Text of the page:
In simple terms, pancreatitis is a condition that leads to the inflammation of the pancreas. For the uninitiated, pancreas is a major gland of the human body that is responsible for producing digestive enzymes, and hormones insulin and glucagon. What causes pancreatitis? What are the signs and symptoms? When should you seek medical help? In this post, we will discuss all of that and much more.
Knowing the causes
When your digestive system is working normally, the enzymes produced in the pancreas will become activated once released into the small intestine for digestion. When a person has pancreatitis, the enzymes are activated in the pancreas, which irritates the gland cells and eventually leads to inflammation. There are varied factors that may cause the condition, including formation of gallstones, heavy drinking, surgery, use of certain medication, and smoking. Studies have revealed that a person with a history of the condition in the family may also acquire it. Cystic fibrosis, hypercalcemia, hypertriglyceridemia, and abdominal injury are some of the other causes.
Find the symptoms
Pancreatitis can be of two types – acute and chronic, and the symptoms for both vary, although in many cases, acute pancreatitis eventually leads to chronic pancreatitis. When your pancreas is not working as intended, you may have pain in the upper part of the abdomen that may seem to reach your back. The pain may feel worse after you have had a high-fat meal. Some patients also complain of nausea, vomiting and fever. In case of chronic pancreatitis, the symptoms are almost similar, although you may have unexplained weight loss and a condition known as steatorrhea, where your stool feels kind-of oily.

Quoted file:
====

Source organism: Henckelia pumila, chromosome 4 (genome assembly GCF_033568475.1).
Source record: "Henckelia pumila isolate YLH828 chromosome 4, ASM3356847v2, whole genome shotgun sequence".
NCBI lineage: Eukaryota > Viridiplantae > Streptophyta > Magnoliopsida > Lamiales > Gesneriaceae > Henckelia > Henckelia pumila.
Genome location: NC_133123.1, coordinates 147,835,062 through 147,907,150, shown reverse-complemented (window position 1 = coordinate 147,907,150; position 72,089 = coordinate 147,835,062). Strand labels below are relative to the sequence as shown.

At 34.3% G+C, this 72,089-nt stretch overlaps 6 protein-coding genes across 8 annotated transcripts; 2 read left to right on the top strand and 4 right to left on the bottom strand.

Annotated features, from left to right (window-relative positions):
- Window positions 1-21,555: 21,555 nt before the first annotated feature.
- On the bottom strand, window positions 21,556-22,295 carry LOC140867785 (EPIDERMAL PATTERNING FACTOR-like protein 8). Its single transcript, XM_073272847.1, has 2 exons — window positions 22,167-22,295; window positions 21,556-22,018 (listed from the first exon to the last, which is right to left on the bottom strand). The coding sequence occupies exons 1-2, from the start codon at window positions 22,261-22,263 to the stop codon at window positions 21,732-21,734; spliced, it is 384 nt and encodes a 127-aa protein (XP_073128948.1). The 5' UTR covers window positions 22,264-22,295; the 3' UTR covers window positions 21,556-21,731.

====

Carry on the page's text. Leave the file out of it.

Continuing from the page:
When you should see a doctor?
If you have abdominal pain that refuses to subside or comes back time and again, talk to your doctor. Doctors and experts from United Surgical Partners International suggest taking an appointment as soon as you have the second bout of pain. Pancreatitis is a treatable condition, especially if detected early. Your doctor may ask you to fast for a couple of days, or may suggest medicines for reducing the pain. When pancreatitis is caused by gallstones, the gallbladder may be removed, and pancreas surgery is also considered as one of the last resorts.
Talk to your doctor if you have pain and swelling in your upper abdomen, and do not self-medicate unless you have completed the tests suggested by your healthcare provider.